May 25, 2021

How not to lose your job to a robot

Siera Jones

BOOT CAMP, DAY 2: Malcolm Moran, a longtime sportswriter who is now the director of the Sports Capital Journalism Program at IUPUI, is presenting his expert tips for writing the dreaded deadline piece. I’m furiously scribbling notes, living on a prayer that they’ll save me from the evening's upcoming test – my first MLB deadline assignment.

Be open to suggestions, he says. Turn the unexpected into learning experiences. Ask for tips.

Mr. Moran then drops a bombshell: A computer program could write my deadline gamer faster than I ever could.

The revelation first casts a shadow over my hopes for the night, then hits me hard enough to make me briefly contemplate the relevance of my future career. What use is there for eager young journalists who make mistakes, miss deadlines and scramble game stats when artificial intelligence is the brighter alternative?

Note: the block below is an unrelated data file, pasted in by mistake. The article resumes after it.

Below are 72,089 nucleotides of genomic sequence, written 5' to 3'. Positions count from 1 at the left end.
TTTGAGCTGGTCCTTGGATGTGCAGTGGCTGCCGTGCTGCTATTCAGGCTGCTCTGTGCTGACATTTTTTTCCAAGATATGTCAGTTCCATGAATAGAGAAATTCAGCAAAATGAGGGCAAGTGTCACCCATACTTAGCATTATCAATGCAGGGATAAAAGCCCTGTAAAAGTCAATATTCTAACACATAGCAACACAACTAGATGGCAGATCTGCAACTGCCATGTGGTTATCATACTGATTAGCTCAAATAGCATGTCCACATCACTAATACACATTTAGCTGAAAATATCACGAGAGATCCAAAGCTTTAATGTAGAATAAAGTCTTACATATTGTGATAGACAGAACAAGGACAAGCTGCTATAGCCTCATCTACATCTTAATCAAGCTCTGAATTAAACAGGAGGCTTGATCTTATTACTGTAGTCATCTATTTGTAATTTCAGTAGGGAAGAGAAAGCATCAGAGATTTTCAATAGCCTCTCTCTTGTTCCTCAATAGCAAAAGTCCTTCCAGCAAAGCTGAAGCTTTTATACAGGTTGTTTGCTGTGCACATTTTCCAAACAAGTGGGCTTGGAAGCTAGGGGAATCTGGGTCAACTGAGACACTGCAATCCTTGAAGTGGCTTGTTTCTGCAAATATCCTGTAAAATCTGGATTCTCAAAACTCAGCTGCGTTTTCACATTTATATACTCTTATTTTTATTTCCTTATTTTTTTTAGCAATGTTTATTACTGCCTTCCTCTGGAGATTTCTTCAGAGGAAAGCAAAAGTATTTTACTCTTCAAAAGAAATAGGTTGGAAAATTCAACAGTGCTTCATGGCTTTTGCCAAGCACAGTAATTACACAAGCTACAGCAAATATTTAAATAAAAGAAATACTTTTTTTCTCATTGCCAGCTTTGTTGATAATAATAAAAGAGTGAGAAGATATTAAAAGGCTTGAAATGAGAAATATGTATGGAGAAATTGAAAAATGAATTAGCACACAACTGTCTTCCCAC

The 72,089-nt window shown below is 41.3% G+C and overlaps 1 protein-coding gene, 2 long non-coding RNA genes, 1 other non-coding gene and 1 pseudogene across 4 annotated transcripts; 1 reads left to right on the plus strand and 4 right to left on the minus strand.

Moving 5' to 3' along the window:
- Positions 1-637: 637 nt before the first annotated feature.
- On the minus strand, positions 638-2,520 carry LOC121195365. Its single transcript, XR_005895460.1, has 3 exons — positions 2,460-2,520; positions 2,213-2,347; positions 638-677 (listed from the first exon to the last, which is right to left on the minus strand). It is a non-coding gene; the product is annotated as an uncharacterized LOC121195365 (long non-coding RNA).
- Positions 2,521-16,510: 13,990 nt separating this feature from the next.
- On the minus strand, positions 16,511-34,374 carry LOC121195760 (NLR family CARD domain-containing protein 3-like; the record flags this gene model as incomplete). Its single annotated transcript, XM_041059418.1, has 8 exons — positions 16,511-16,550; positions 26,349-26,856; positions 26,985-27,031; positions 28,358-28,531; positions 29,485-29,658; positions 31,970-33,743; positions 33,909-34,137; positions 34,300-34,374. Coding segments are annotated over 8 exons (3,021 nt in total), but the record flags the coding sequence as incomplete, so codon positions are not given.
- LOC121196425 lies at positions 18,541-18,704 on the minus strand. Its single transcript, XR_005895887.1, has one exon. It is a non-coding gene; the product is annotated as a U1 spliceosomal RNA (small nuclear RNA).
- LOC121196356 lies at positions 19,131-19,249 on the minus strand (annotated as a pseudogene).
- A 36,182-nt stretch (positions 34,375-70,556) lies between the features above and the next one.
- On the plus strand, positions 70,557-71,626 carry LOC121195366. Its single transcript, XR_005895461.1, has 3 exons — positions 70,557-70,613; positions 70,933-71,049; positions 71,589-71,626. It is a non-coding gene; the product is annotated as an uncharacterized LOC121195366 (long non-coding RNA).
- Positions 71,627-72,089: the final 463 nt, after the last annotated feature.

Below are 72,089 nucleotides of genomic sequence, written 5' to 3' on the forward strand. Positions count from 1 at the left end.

However, I find myself back on solid ground after Mr. Moran offers words of hope: “You can bring conflict. You can bring the human element,” he says.

Good storytellers will always be in demand. While the robot that’s out to take my job can piece together words based on stats and data, I can bring humanity and context to my writing – even if it’s just a late-night gamer with a panic-inducing deadline.

Mr. Moran tells us to prepare for 100% even when 30% will do. Show up to the pressbox four hours early. Research as much as you can, and more often than not, you’ll reap the rewards. It’s a tedious process, but embrace it.

Prepare, prepare, prepare.

So now, as I pour over page after page of information that I’m certain won’t end up being relevant, I can rest assured that so long as I embrace the process of preparation, I won’t be in danger of being upstaged by a robot.

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